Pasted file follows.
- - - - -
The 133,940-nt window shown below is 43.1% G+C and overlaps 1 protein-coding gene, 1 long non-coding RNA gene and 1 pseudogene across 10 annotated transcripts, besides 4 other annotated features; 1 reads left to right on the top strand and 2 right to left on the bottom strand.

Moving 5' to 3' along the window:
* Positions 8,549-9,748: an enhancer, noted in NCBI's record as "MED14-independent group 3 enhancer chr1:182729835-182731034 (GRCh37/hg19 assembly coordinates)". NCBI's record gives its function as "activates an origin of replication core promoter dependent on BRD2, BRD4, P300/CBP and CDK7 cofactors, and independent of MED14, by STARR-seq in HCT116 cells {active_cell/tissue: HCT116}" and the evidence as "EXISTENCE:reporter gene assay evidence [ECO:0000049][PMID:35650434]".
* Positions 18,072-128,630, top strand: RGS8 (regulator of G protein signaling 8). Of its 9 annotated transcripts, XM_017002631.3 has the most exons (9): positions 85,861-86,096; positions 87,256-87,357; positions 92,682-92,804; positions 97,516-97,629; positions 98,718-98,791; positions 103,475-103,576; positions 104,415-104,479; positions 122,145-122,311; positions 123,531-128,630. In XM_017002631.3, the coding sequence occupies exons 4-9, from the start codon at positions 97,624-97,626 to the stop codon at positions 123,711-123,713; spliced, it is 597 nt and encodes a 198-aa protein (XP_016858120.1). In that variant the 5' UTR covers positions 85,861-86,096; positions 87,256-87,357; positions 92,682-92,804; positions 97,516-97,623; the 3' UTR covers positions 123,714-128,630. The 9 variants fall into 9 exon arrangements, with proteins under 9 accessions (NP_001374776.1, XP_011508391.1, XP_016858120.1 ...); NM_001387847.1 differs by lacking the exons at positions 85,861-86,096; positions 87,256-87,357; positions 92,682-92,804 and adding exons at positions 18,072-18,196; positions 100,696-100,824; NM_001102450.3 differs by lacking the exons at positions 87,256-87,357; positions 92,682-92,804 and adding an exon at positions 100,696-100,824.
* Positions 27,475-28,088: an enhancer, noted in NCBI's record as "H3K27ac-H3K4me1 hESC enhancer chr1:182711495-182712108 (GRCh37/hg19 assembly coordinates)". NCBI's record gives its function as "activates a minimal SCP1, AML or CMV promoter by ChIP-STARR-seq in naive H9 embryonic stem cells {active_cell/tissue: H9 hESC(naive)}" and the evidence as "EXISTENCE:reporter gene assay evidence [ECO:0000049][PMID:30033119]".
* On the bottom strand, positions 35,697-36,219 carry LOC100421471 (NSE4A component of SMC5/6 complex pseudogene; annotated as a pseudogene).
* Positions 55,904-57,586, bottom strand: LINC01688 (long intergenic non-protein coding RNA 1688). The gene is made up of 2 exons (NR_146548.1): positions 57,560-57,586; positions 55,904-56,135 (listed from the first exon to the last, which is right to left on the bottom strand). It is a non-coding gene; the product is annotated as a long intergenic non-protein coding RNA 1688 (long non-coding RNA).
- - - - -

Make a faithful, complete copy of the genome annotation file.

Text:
The 133,940-nt window shown below is 43.1% G+C and overlaps 1 protein-coding gene, 1 long non-coding RNA gene and 1 pseudogene across 10 annotated transcripts, besides 4 other annotated features; 1 reads left to right on the top strand and 2 right to left on the bottom strand.

Moving 5' to 3' along the window:
* Positions 8,549-9,748: an enhancer, noted in NCBI's record as "MED14-independent group 3 enhancer chr1:182729835-182731034 (GRCh37/hg19 assembly coordinates)". NCBI's record gives its function as "activates an origin of replication core promoter dependent on BRD2, BRD4, P300/CBP and CDK7 cofactors, and independent of MED14, by STARR-seq in HCT116 cells {active_cell/tissue: HCT116}" and the evidence as "EXISTENCE:reporter gene assay evidence [ECO:0000049][PMID:35650434]".
* Positions 18,072-128,630, top strand: RGS8 (regulator of G protein signaling 8). Of its 9 annotated transcripts, XM_017002631.3 has the most exons (9): positions 85,861-86,096; positions 87,256-87,357; positions 92,682-92,804; positions 97,516-97,629; positions 98,718-98,791; positions 103,475-103,576; positions 104,415-104,479; positions 122,145-122,311; positions 123,531-128,630. In XM_017002631.3, the coding sequence occupies exons 4-9, from the start codon at positions 97,624-97,626 to the stop codon at positions 123,711-123,713; spliced, it is 597 nt and encodes a 198-aa protein (XP_016858120.1). In that variant the 5' UTR covers positions 85,861-86,096; positions 87,256-87,357; positions 92,682-92,804; positions 97,516-97,623; the 3' UTR covers positions 123,714-128,630. The 9 variants fall into 9 exon arrangements, with proteins under 9 accessions (NP_001374776.1, XP_011508391.1, XP_016858120.1 ...); NM_001387847.1 differs by lacking the exons at positions 85,861-86,096; positions 87,256-87,357; positions 92,682-92,804 and adding exons at positions 18,072-18,196; positions 100,696-100,824; NM_001102450.3 differs by lacking the exons at positions 87,256-87,357; positions 92,682-92,804 and adding an exon at positions 100,696-100,824.
* Positions 27,475-28,088: an enhancer, noted in NCBI's record as "H3K27ac-H3K4me1 hESC enhancer chr1:182711495-182712108 (GRCh37/hg19 assembly coordinates)". NCBI's record gives its function as "activates a minimal SCP1, AML or CMV promoter by ChIP-STARR-seq in naive H9 embryonic stem cells {active_cell/tissue: H9 hESC(naive)}" and the evidence as "EXISTENCE:reporter gene assay evidence [ECO:0000049][PMID:30033119]".
* On the bottom strand, positions 35,697-36,219 carry LOC100421471 (NSE4A component of SMC5/6 complex pseudogene; annotated as a pseudogene).
* Positions 55,904-57,586, bottom strand: LINC01688 (long intergenic non-protein coding RNA 1688). The gene is made up of 2 exons (NR_146548.1): positions 57,560-57,586; positions 55,904-56,135 (listed from the first exon to the last, which is right to left on the bottom strand). It is a non-coding gene; the product is annotated as a long intergenic non-protein coding RNA 1688 (long non-coding RNA).